The effect of posture on the EMG pattern of the normal auditory startle reflex was investigated. The startle response to an unexpected auditory tone was studied in eleven normal subjects when standing, and in six normal subjects when sitting relaxed or tonically plantar flexing both feet. Reflex EMG activity was recorded in the tibialis anterior and soleus about twice as frequently when standing, than when sitting relaxed. In addition, the median latencies to onset of reflex EMG activity in the tibialis anterior and soleus were about 40 and 60 ms shorter during standing, than when sitting relaxed. No short latency EMG activity was recorded in the calf muscles during tonic plantar flexion of the feet, while sitting. The effect of posture on the EMG pattern of the pathological auditory startle reflex was studied in five patients with hyperekplexia. In three patients the latency to onset of reflex EMG activity in the tibialis anterior was shorter when standing, than when sitting relaxed. The EMG pattern of the reflex response to sound was studied in detail in two of these patients and consisted of up to three successive components. The expression of each EMG component depended on the postural set of the limbs. In particular, a distinct short latency component was found in posturally important muscles following auditory stimulation. This short latency component was not recorded when sitting relaxed. It is concluded that the EMG pattern of the physiological and pathological auditory startle response is not fixed, but may change with the postural stance of the body. This finding supports the theory that the normal startle reflex and the abnormal startle reflex in hyperekplexia have a common brainstem origin.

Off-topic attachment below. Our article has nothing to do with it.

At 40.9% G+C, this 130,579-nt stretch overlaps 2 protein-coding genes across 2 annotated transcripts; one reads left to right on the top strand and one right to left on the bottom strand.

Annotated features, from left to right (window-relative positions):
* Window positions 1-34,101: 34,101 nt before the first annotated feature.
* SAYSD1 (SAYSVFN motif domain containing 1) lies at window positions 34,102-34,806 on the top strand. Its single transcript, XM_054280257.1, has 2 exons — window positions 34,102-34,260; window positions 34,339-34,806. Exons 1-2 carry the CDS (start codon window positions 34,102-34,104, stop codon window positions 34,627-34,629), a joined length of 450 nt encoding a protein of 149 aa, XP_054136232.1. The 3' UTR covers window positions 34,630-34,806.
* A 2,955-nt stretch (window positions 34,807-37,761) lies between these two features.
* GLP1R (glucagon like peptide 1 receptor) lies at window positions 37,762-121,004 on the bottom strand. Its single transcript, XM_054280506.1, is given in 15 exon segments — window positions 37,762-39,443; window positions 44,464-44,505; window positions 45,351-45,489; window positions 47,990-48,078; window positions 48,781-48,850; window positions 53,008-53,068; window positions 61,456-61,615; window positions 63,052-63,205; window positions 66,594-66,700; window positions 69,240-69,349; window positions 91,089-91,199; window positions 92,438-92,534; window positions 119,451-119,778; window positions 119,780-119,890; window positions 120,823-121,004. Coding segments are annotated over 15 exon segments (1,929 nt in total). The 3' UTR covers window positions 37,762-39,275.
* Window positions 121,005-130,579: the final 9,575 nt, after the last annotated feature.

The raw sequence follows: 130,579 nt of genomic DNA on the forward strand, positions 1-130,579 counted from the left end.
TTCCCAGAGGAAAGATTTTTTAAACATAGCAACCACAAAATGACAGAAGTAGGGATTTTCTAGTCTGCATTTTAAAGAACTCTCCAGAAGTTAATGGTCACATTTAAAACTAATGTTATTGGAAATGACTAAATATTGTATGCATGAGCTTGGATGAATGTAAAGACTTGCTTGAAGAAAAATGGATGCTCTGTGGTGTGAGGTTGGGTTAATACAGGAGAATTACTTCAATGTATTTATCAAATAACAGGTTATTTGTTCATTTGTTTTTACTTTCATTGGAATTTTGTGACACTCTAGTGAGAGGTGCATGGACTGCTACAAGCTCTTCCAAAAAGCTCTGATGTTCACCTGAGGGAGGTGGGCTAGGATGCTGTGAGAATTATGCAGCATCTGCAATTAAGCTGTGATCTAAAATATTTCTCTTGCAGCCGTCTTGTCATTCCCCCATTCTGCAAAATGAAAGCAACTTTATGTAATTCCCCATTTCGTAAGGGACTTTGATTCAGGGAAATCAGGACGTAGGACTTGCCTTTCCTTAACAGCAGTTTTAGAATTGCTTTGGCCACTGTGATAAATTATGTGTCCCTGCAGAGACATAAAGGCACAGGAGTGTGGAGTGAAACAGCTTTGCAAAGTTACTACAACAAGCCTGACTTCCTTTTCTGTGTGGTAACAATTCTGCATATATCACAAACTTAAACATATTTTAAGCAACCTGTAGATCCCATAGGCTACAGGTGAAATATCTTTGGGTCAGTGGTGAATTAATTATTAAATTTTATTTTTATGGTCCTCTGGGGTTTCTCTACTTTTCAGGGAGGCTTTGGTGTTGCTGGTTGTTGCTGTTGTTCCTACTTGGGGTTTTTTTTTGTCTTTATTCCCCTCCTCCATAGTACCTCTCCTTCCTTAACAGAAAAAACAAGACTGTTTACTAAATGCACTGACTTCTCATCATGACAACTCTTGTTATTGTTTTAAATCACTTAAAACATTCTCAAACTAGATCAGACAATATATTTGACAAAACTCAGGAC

Electromyographic responses of triceps surae and tibialis anterior produced by dorsiflexion stretch were studied in 17 patients with Parkinson's disease. Most patients showed increased muscular activity when attempting to relax. A few patients showed an increase of short-latency reflexes when relaxed and when exerting a voluntary plantarflexion prior to the stretch. Many patients showed long-latency reflexes when relaxed and all but one showed long-latency reflexes with voluntary contraction; and these reflexes were often larger in magnitude and longer in duration than those seen in normal subjects. Unlike the short-latency reflex, the long-latency reflex did not disappear with vibration applied to the Achilles tendon. The long-latency reflexes and continuous responses to slow ramp stretches were diminished at a latency similar to the beginning of long-latency reflexes when the stretching was quickly reversed. Dorsiflexion stretch also frequently produced a shortening reaction in tibialis anterior. Of all the abnormal behavior exhibited by the Parkinsonian patients only the long-latency reflex magnitude and duration correlated with the clinical impression of increased tone. The mechanism of the long-latency reflex to stretch which is responsible for rigidity is not certain, but the present results are consistent with a group II mediated tonic response.